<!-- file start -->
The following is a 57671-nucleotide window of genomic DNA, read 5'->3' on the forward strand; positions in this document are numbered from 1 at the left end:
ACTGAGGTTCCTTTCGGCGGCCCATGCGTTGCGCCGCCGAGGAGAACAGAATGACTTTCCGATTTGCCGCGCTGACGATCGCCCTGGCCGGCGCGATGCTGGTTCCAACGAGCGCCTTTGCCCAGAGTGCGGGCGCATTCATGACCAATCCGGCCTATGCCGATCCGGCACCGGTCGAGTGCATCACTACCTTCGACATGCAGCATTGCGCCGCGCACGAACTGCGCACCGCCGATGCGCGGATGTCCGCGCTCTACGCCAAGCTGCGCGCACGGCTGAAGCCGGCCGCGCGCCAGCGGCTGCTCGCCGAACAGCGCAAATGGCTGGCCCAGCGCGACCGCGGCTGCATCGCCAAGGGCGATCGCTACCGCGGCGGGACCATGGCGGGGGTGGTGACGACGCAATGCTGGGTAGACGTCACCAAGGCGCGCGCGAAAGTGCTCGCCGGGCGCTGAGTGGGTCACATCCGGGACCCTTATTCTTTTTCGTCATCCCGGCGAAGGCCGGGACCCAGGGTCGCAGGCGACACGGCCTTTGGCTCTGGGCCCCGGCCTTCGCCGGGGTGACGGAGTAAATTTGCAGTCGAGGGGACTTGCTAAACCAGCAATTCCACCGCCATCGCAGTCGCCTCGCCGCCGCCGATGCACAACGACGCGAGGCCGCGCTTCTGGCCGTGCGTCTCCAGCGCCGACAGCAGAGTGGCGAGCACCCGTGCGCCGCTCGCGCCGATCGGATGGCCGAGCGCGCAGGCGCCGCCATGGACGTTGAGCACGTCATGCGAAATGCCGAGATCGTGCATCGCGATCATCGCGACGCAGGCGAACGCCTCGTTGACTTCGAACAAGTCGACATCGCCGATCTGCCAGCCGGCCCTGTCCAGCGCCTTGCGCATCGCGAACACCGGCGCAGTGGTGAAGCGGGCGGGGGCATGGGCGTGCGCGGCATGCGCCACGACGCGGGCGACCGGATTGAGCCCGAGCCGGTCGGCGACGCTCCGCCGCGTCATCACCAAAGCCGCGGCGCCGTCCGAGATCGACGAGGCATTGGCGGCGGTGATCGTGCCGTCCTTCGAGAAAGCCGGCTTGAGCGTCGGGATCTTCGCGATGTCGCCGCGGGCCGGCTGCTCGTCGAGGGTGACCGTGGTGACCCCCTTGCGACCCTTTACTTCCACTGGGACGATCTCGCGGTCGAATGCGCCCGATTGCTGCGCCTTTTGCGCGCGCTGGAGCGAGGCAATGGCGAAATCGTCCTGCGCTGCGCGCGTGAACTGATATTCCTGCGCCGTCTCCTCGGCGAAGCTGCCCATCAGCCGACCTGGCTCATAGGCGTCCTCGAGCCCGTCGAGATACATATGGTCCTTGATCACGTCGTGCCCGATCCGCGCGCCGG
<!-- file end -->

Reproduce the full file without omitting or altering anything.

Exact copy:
The following is a 57671-nucleotide window of genomic DNA, read 5'->3' on the forward strand; positions in this document are numbered from 1 at the left end:
ACTGAGGTTCCTTTCGGCGGCCCATGCGTTGCGCCGCCGAGGAGAACAGAATGACTTTCCGATTTGCCGCGCTGACGATCGCCCTGGCCGGCGCGATGCTGGTTCCAACGAGCGCCTTTGCCCAGAGTGCGGGCGCATTCATGACCAATCCGGCCTATGCCGATCCGGCACCGGTCGAGTGCATCACTACCTTCGACATGCAGCATTGCGCCGCGCACGAACTGCGCACCGCCGATGCGCGGATGTCCGCGCTCTACGCCAAGCTGCGCGCACGGCTGAAGCCGGCCGCGCGCCAGCGGCTGCTCGCCGAACAGCGCAAATGGCTGGCCCAGCGCGACCGCGGCTGCATCGCCAAGGGCGATCGCTACCGCGGCGGGACCATGGCGGGGGTGGTGACGACGCAATGCTGGGTAGACGTCACCAAGGCGCGCGCGAAAGTGCTCGCCGGGCGCTGAGTGGGTCACATCCGGGACCCTTATTCTTTTTCGTCATCCCGGCGAAGGCCGGGACCCAGGGTCGCAGGCGACACGGCCTTTGGCTCTGGGCCCCGGCCTTCGCCGGGGTGACGGAGTAAATTTGCAGTCGAGGGGACTTGCTAAACCAGCAATTCCACCGCCATCGCAGTCGCCTCGCCGCCGCCGATGCACAACGACGCGAGGCCGCGCTTCTGGCCGTGCGTCTCCAGCGCCGACAGCAGAGTGGCGAGCACCCGTGCGCCGCTCGCGCCGATCGGATGGCCGAGCGCGCAGGCGCCGCCATGGACGTTGAGCACGTCATGCGAAATGCCGAGATCGTGCATCGCGATCATCGCGACGCAGGCGAACGCCTCGTTGACTTCGAACAAGTCGACATCGCCGATCTGCCAGCCGGCCCTGTCCAGCGCCTTGCGCATCGCGAACACCGGCGCAGTGGTGAAGCGGGCGGGGGCATGGGCGTGCGCGGCATGCGCCACGACGCGGGCGACCGGATTGAGCCCGAGCCGGTCGGCGACGCTCCGCCGCGTCATCACCAAAGCCGCGGCGCCGTCCGAGATCGACGAGGCATTGGCGGCGGTGATCGTGCCGTCCTTCGAGAAAGCCGGCTTGAGCGTCGGGATCTTCGCGATGTCGCCGCGGGCCGGCTGCTCGTCGAGGGTGACCGTGGTGACCCCCTTGCGACCCTTTACTTCCACTGGGACGATCTCGCGGTCGAATGCGCCCGATTGCTGCGCCTTTTGCGCGCGCTGGAGCGAGGCAATGGCGAAATCGTCCTGCGCTGCGCGCGTGAACTGATATTCCTGCGCCGTCTCCTCGGCGAAGCTGCCCATCAGCCGACCTGGCTCATAGGCGTCCTCGAGCCCGTCGAGATACATATGGTCCTTGATCACGTCGTGCCCGATCCGCGCGCCGG